Clinical care guidelines have proliferated wildly, with the National Guideline Clearinghouse listing thousands of them. While they are supposed to be voluntary, they aren’t; doctors are often reimbursed based on their use, and failure to follow them may be evidence in a malpractice case. The rationale for guidelines is basically that the developers know more about appropriate medical care than the treating physician and that their use reduces unwarranted variation in care. In an era where medicine is supposedly becoming more personalized, this is a strange attitude. The implication is that guideline developers are capable of anticipating enough specific patient factors, however unique, to mandate a specific course of treatment to optimize outcomes. It doesn’t seem reasonable to expect that a clinician not looking at the patient and all the circumstances going into a health state can make the best decision. A paper at the National Bureau of Economic Research explores this conundrum. (NBER Paper) Using some common economic theory assumptions about how people make decisions, the paper suggests that fully knowledgeable and rational physician would in essence not need guidelines; such a physician would inherently maximize patient outcomes. But physicians have been shown by research to usually not have or gather full relevant information and to not always make the best treatment judgments that create the most patient welfare.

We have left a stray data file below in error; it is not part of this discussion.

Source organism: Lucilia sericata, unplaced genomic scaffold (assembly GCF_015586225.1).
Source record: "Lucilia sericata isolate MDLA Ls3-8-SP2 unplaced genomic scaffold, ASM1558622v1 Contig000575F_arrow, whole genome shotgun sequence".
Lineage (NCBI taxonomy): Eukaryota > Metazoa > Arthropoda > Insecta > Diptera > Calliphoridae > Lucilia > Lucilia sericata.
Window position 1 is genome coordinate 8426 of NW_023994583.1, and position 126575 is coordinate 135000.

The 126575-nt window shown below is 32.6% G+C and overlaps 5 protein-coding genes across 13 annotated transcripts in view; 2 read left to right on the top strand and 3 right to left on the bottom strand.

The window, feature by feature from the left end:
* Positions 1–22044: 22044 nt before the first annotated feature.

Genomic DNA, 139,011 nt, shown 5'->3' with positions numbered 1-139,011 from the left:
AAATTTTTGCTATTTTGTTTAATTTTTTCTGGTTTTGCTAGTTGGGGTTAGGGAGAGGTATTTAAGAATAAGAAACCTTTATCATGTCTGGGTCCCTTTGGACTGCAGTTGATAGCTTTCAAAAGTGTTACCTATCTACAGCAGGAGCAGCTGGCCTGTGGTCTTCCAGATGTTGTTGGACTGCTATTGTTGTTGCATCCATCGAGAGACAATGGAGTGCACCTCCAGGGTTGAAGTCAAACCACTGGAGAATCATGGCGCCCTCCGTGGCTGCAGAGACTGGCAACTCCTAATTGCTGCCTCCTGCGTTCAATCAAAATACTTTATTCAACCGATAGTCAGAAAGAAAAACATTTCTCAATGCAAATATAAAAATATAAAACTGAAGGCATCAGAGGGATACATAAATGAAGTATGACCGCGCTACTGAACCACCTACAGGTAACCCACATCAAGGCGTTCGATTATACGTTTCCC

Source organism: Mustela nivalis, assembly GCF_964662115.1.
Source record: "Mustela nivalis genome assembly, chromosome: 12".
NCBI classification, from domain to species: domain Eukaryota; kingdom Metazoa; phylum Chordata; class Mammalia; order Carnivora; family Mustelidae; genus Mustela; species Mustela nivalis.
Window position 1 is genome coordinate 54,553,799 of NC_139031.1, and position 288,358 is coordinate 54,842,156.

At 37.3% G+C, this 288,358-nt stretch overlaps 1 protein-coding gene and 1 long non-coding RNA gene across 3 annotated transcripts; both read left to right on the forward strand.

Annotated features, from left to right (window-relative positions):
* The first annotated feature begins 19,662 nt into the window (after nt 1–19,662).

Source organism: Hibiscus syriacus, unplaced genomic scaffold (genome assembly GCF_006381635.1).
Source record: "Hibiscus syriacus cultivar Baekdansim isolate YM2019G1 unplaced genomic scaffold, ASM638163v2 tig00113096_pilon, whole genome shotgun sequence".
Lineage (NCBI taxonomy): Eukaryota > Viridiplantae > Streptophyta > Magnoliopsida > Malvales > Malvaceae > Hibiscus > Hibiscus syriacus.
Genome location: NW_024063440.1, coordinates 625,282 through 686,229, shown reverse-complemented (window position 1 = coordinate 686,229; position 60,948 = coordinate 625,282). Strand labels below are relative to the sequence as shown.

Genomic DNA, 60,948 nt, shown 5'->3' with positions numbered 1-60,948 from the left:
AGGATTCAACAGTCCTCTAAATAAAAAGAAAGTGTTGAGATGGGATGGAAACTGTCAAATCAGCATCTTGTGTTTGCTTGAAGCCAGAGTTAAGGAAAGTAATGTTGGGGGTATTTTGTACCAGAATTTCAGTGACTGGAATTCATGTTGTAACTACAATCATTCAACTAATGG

That leaves an opening for the utility and value of a guideline. But enforcing guidelines assumes that the guideline promulgators also act in a fully rational way and the paper finds that developers also lack maximum knowledge. One problem that is highlight is the presence of methodological issues in the research that underpins guidelines. These issues include extrapolating from study populations to patient populations and from surrogate outcomes to ultimate outcomes. The author concludes that much medical care poses an issue of decision-making under uncertainty conditions, and then discusses how to make the best decisions in that kind of environment. Reviewing several techniques to maximize the outcome of treatment decisions under uncertainty, he concludes that, contrary to the rationale for guidelines, diversification of treatment may be best, as it avoids bad errors that affect all patients, and allows for natural experiments to further study the impact of different courses of diagnosis and treatment. I have long been troubled by guidelines, especially when essentially mandated. I don’t see how a guideline gives a physician flexibility to consider all possible relevant factors. And the issues with guideline adequacy is repeatedly demonstrated by frequent changes in them even for very common diseases. Better to view guidelines as just that; a helpful hint to physicians and other clinicians about what they should consider in treating a patient; and better to ensure that physicians are well-educated and get paid for constant continuing medical education, which keeps them up-to-date on developments in medical knowledge and practice.